Early action by producers called key to controlling invasive weeds

As part of Manitoba’s Invasive Species Awareness Week April 21-27, the Manitoba Weed Supervisors Association reminds landowners to keep an eye out for red bartsia and other weedy pests.
 | Screencap via mbweeds.ca

Red bartsia is a tremendous name for a weed.

It’s also a tremendous annoyance for forage producers in Manitoba’s Interlake region.

The invasive species is native to Europe and arrived in Manitoba in the 1950s, likely in a shipment to the Royal Canadian Air Force base at Gimli.

Since that time, red bartsia has invaded pastures and hayland throughout the Interlake and may now be impossible to eradicate.

“With … extensive seed reserves in the soil, and seed viability in the nine-year range, there is no easy, quick fix for this problem,” the Manitoba Weed Supervisors Association (MWSA) said in a statement.

“With new infestations of red bartsia already appearing in other parts of Manitoba, it’s imperative that all areas incorporate careful monitoring and aggressive control measures to prevent further outbreaks.”

As part of Manitoba’s Invasive Species Awareness Week April 21-27, the MWSA reminds landowners to keep an eye out for red bartsia and other weedy pests.

Grant Shewfelt, supervisor in the Argyle-Lorne weed control district of Manitoba, said red bartsia isn’t a problem on cropland because it can be controlled with cultivation and doesn’t compete with annual crops.

However, it is a headache on marginal hayland.

“The problem up there (the Interlake) is mostly on fields that are … low fertility. The guys producing better hay crops … aren’t having a problem with this weed. They’re out-competing it,” Shewfelt said. “It’s quite isolated to the Interlake, but there have been a couple of other incidents in other parts of the province. We believe that’s been caused by someone purchasing a machine that’s infested.”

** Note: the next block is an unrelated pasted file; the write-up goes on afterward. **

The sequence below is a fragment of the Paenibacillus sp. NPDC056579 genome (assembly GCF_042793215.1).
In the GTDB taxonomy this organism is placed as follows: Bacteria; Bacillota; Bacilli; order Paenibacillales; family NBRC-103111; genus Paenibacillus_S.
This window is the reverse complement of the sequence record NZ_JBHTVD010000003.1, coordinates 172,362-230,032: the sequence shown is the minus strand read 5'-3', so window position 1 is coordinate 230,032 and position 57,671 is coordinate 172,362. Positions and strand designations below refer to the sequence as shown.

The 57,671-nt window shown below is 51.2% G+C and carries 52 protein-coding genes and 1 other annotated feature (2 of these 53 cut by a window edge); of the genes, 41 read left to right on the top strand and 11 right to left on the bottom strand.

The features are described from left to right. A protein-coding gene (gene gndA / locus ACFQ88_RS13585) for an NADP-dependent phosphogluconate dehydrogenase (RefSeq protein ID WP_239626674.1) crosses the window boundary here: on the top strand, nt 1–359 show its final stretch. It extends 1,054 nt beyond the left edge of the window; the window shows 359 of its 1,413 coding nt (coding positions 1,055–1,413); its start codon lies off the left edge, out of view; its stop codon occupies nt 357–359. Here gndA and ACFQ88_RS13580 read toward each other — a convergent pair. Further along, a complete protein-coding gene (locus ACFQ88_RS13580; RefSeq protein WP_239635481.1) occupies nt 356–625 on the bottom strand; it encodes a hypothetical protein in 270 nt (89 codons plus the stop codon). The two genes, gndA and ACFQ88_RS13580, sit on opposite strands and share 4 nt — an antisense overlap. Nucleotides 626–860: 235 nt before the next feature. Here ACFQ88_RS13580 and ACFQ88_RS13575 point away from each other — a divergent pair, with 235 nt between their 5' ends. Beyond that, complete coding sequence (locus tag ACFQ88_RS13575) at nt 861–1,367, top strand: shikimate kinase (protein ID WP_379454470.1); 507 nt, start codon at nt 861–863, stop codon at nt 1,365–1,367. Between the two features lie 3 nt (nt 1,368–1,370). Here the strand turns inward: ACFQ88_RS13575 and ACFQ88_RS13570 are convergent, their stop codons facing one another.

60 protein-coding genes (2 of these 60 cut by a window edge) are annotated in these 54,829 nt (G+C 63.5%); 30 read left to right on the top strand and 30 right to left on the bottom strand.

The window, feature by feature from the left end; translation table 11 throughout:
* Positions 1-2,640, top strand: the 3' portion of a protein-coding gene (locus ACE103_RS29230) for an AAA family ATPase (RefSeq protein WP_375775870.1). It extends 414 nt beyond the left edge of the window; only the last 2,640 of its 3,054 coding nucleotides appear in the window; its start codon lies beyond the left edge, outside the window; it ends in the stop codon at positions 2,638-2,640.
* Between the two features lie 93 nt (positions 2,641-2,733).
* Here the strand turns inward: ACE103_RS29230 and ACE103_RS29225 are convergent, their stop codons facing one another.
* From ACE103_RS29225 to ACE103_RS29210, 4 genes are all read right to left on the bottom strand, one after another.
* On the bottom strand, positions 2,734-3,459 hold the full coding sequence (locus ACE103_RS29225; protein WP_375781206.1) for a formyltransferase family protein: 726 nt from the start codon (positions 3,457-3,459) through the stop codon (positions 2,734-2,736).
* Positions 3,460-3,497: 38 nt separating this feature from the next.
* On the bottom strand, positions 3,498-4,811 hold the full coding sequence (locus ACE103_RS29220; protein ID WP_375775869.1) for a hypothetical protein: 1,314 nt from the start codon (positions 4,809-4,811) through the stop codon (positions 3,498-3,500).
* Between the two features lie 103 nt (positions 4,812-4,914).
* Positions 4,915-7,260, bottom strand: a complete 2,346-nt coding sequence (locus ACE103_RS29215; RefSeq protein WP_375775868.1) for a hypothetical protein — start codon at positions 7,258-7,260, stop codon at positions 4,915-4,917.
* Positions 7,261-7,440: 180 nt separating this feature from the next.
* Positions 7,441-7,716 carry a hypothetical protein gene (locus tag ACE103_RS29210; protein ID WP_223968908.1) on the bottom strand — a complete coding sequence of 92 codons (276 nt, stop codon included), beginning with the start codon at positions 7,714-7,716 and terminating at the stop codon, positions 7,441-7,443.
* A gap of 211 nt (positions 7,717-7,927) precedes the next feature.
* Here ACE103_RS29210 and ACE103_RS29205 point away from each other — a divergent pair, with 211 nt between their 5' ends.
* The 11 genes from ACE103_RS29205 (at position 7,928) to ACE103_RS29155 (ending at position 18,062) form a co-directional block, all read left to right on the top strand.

Red bartsia isn’t well known because it affects forage land, but Manitoba producers find it harder to overlook the invasive weed waterhemp.

Waterhemp, part of the pigweed family, is a major problem for soybean growers throughout the United States Midwest. The weed can quickly develop resistance to herbicides, particularly glyphosate, the main weed control tool for soybean producers.

In 2018, scientists found a waterhemp plant in Missouri with resistance to six different herbicides.

Over the last five years, it moved from the Midwest into North Dakota and jumped across the border into Canada in 2017, where it was found in a soybean crop southeast of Winnipeg.

“Waterhemp is … capable of producing 500,000 seeds per plant that tend to germinate throughout the summer. (And) late flushes can keep coming after the control measure window has closed,” the MWSA said.

Waterhemp was confirmed in a second Manitoba soybean crop and has likely moved into other fields, mostly in the Red River Valley.

Whether the problem is waterhemp or red bartsia or orange hawkweed, a pest now in southeastern Manitoba, Shewfelt wants landowners to take action on invasive species — as soon as possible.

“(A) rapid response if you see something, so it doesn’t become a real economic problem.”

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